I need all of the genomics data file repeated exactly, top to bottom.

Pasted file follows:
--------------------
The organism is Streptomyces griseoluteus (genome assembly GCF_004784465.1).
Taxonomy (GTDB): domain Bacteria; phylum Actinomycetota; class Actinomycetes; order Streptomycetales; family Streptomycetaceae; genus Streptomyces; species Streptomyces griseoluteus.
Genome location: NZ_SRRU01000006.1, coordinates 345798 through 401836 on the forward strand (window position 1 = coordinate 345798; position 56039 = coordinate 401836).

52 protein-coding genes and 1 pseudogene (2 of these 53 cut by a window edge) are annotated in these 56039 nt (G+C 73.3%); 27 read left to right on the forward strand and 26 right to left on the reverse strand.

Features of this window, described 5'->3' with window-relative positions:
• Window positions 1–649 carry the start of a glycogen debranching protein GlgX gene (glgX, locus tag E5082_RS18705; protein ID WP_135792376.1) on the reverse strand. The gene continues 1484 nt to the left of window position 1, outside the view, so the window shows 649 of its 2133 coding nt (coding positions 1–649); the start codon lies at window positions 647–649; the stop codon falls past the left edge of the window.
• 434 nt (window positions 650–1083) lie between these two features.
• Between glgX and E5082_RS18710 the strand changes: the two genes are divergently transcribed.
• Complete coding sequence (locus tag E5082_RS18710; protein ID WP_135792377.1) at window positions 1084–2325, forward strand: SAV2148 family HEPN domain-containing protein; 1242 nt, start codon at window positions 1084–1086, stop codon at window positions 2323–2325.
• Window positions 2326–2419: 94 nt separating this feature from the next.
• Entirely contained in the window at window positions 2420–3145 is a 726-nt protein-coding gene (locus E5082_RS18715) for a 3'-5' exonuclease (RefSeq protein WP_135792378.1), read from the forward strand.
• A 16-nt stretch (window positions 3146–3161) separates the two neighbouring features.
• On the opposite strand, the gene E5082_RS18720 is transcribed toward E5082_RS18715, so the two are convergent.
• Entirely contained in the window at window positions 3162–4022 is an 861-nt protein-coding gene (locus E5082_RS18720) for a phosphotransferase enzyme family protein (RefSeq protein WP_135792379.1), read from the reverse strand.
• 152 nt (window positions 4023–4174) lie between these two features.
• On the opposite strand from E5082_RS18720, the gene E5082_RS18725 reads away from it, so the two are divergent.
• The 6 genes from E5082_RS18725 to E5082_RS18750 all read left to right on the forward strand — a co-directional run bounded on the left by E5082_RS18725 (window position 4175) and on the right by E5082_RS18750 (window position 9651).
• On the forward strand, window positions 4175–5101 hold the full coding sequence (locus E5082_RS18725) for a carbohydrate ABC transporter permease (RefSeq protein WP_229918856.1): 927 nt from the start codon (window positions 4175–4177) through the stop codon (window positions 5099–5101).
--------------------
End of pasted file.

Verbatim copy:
The organism is Streptomyces griseoluteus (genome assembly GCF_004784465.1).
Taxonomy (GTDB): domain Bacteria; phylum Actinomycetota; class Actinomycetes; order Streptomycetales; family Streptomycetaceae; genus Streptomyces; species Streptomyces griseoluteus.
Genome location: NZ_SRRU01000006.1, coordinates 345798 through 401836 on the forward strand (window position 1 = coordinate 345798; position 56039 = coordinate 401836).

52 protein-coding genes and 1 pseudogene (2 of these 53 cut by a window edge) are annotated in these 56039 nt (G+C 73.3%); 27 read left to right on the forward strand and 26 right to left on the reverse strand.

Features of this window, described 5'->3' with window-relative positions:
• Window positions 1–649 carry the start of a glycogen debranching protein GlgX gene (glgX, locus tag E5082_RS18705; protein ID WP_135792376.1) on the reverse strand. The gene continues 1484 nt to the left of window position 1, outside the view, so the window shows 649 of its 2133 coding nt (coding positions 1–649); the start codon lies at window positions 647–649; the stop codon falls past the left edge of the window.
• 434 nt (window positions 650–1083) lie between these two features.
• Between glgX and E5082_RS18710 the strand changes: the two genes are divergently transcribed.
• Complete coding sequence (locus tag E5082_RS18710; protein ID WP_135792377.1) at window positions 1084–2325, forward strand: SAV2148 family HEPN domain-containing protein; 1242 nt, start codon at window positions 1084–1086, stop codon at window positions 2323–2325.
• Window positions 2326–2419: 94 nt separating this feature from the next.
• Entirely contained in the window at window positions 2420–3145 is a 726-nt protein-coding gene (locus E5082_RS18715) for a 3'-5' exonuclease (RefSeq protein WP_135792378.1), read from the forward strand.
• A 16-nt stretch (window positions 3146–3161) separates the two neighbouring features.
• On the opposite strand, the gene E5082_RS18720 is transcribed toward E5082_RS18715, so the two are convergent.
• Entirely contained in the window at window positions 3162–4022 is an 861-nt protein-coding gene (locus E5082_RS18720) for a phosphotransferase enzyme family protein (RefSeq protein WP_135792379.1), read from the reverse strand.
• 152 nt (window positions 4023–4174) lie between these two features.
• On the opposite strand from E5082_RS18720, the gene E5082_RS18725 reads away from it, so the two are divergent.
• The 6 genes from E5082_RS18725 to E5082_RS18750 all read left to right on the forward strand — a co-directional run bounded on the left by E5082_RS18725 (window position 4175) and on the right by E5082_RS18750 (window position 9651).
• On the forward strand, window positions 4175–5101 hold the full coding sequence (locus E5082_RS18725) for a carbohydrate ABC transporter permease (RefSeq protein WP_229918856.1): 927 nt from the start codon (window positions 4175–4177) through the stop codon (window positions 5099–5101).